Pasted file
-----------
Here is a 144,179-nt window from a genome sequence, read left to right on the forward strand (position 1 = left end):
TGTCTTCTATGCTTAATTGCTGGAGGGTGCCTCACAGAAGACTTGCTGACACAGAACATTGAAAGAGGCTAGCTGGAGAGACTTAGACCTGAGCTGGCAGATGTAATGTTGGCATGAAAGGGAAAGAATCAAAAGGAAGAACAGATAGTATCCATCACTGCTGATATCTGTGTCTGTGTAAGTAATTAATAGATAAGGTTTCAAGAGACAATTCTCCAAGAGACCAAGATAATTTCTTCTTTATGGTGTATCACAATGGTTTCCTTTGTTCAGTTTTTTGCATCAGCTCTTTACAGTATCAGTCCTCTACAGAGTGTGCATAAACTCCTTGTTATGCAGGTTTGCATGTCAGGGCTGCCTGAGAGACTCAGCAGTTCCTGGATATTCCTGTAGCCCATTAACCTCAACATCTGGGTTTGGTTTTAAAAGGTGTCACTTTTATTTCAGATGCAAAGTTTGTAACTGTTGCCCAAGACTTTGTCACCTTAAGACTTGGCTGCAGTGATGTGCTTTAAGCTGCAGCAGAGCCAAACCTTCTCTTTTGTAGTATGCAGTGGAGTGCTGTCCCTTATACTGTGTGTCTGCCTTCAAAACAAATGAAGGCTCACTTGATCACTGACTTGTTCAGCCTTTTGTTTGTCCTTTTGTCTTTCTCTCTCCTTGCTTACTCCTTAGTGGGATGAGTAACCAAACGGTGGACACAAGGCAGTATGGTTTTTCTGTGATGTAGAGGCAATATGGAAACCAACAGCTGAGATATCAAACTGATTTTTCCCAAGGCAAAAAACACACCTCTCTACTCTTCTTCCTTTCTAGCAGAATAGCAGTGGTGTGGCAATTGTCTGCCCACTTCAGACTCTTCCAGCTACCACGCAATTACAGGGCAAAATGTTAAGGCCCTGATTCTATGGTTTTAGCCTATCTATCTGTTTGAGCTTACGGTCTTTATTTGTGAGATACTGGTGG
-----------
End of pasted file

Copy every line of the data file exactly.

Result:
Here is a 144,179-nt window from a genome sequence, read left to right on the forward strand (position 1 = left end):
TGTCTTCTATGCTTAATTGCTGGAGGGTGCCTCACAGAAGACTTGCTGACACAGAACATTGAAAGAGGCTAGCTGGAGAGACTTAGACCTGAGCTGGCAGATGTAATGTTGGCATGAAAGGGAAAGAATCAAAAGGAAGAACAGATAGTATCCATCACTGCTGATATCTGTGTCTGTGTAAGTAATTAATAGATAAGGTTTCAAGAGACAATTCTCCAAGAGACCAAGATAATTTCTTCTTTATGGTGTATCACAATGGTTTCCTTTGTTCAGTTTTTTGCATCAGCTCTTTACAGTATCAGTCCTCTACAGAGTGTGCATAAACTCCTTGTTATGCAGGTTTGCATGTCAGGGCTGCCTGAGAGACTCAGCAGTTCCTGGATATTCCTGTAGCCCATTAACCTCAACATCTGGGTTTGGTTTTAAAAGGTGTCACTTTTATTTCAGATGCAAAGTTTGTAACTGTTGCCCAAGACTTTGTCACCTTAAGACTTGGCTGCAGTGATGTGCTTTAAGCTGCAGCAGAGCCAAACCTTCTCTTTTGTAGTATGCAGTGGAGTGCTGTCCCTTATACTGTGTGTCTGCCTTCAAAACAAATGAAGGCTCACTTGATCACTGACTTGTTCAGCCTTTTGTTTGTCCTTTTGTCTTTCTCTCTCCTTGCTTACTCCTTAGTGGGATGAGTAACCAAACGGTGGACACAAGGCAGTATGGTTTTTCTGTGATGTAGAGGCAATATGGAAACCAACAGCTGAGATATCAAACTGATTTTTCCCAAGGCAAAAAACACACCTCTCTACTCTTCTTCCTTTCTAGCAGAATAGCAGTGGTGTGGCAATTGTCTGCCCACTTCAGACTCTTCCAGCTACCACGCAATTACAGGGCAAAATGTTAAGGCCCTGATTCTATGGTTTTAGCCTATCTATCTGTTTGAGCTTACGGTCTTTATTTGTGAGATACTGGTGG